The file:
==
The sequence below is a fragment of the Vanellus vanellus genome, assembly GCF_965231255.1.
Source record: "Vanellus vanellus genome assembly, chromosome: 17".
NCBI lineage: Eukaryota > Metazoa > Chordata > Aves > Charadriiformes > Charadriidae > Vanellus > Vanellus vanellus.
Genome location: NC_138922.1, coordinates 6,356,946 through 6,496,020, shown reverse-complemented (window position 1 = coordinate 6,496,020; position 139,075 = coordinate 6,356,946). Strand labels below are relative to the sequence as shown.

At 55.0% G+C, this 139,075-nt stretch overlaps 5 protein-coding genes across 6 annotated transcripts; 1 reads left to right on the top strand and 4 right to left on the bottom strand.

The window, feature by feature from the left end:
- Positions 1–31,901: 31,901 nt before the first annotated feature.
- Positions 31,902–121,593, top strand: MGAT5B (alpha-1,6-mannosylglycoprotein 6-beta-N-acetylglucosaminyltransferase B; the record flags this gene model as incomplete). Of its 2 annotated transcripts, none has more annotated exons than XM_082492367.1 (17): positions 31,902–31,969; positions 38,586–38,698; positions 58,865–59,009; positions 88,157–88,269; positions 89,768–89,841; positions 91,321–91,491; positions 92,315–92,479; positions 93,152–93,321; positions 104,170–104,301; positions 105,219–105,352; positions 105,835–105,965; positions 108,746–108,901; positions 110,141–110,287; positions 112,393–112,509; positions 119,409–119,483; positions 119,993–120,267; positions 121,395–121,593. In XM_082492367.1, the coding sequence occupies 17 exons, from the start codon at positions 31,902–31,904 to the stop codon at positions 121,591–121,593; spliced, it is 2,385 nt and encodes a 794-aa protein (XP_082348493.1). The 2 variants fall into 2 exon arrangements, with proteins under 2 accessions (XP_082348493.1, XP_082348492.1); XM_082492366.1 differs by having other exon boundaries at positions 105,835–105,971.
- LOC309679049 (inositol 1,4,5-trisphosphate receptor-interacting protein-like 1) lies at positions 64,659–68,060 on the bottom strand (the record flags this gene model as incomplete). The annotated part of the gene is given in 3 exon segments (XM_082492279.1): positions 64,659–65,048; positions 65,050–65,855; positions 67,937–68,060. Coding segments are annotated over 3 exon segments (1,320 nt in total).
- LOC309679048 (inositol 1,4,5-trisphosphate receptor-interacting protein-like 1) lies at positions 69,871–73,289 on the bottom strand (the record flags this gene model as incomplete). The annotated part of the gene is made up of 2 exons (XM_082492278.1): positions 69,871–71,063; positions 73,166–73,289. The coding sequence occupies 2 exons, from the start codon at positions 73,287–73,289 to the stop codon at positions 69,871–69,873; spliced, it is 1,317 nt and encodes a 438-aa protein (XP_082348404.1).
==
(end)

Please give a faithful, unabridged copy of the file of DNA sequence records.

The sequence below is a fragment of the Vanellus vanellus genome, assembly GCF_965231255.1.
Source record: "Vanellus vanellus genome assembly, chromosome: 17".
NCBI lineage: Eukaryota > Metazoa > Chordata > Aves > Charadriiformes > Charadriidae > Vanellus > Vanellus vanellus.
Genome location: NC_138922.1, coordinates 6,356,946 through 6,496,020, shown reverse-complemented (window position 1 = coordinate 6,496,020; position 139,075 = coordinate 6,356,946). Strand labels below are relative to the sequence as shown.

At 55.0% G+C, this 139,075-nt stretch overlaps 5 protein-coding genes across 6 annotated transcripts; 1 reads left to right on the top strand and 4 right to left on the bottom strand.

The window, feature by feature from the left end:
- Positions 1–31,901: 31,901 nt before the first annotated feature.
- Positions 31,902–121,593, top strand: MGAT5B (alpha-1,6-mannosylglycoprotein 6-beta-N-acetylglucosaminyltransferase B; the record flags this gene model as incomplete). Of its 2 annotated transcripts, none has more annotated exons than XM_082492367.1 (17): positions 31,902–31,969; positions 38,586–38,698; positions 58,865–59,009; positions 88,157–88,269; positions 89,768–89,841; positions 91,321–91,491; positions 92,315–92,479; positions 93,152–93,321; positions 104,170–104,301; positions 105,219–105,352; positions 105,835–105,965; positions 108,746–108,901; positions 110,141–110,287; positions 112,393–112,509; positions 119,409–119,483; positions 119,993–120,267; positions 121,395–121,593. In XM_082492367.1, the coding sequence occupies 17 exons, from the start codon at positions 31,902–31,904 to the stop codon at positions 121,591–121,593; spliced, it is 2,385 nt and encodes a 794-aa protein (XP_082348493.1). The 2 variants fall into 2 exon arrangements, with proteins under 2 accessions (XP_082348493.1, XP_082348492.1); XM_082492366.1 differs by having other exon boundaries at positions 105,835–105,971.
- LOC309679049 (inositol 1,4,5-trisphosphate receptor-interacting protein-like 1) lies at positions 64,659–68,060 on the bottom strand (the record flags this gene model as incomplete). The annotated part of the gene is given in 3 exon segments (XM_082492279.1): positions 64,659–65,048; positions 65,050–65,855; positions 67,937–68,060. Coding segments are annotated over 3 exon segments (1,320 nt in total).
- LOC309679048 (inositol 1,4,5-trisphosphate receptor-interacting protein-like 1) lies at positions 69,871–73,289 on the bottom strand (the record flags this gene model as incomplete). The annotated part of the gene is made up of 2 exons (XM_082492278.1): positions 69,871–71,063; positions 73,166–73,289. The coding sequence occupies 2 exons, from the start codon at positions 73,287–73,289 to the stop codon at positions 69,871–69,873; spliced, it is 1,317 nt and encodes a 438-aa protein (XP_082348404.1).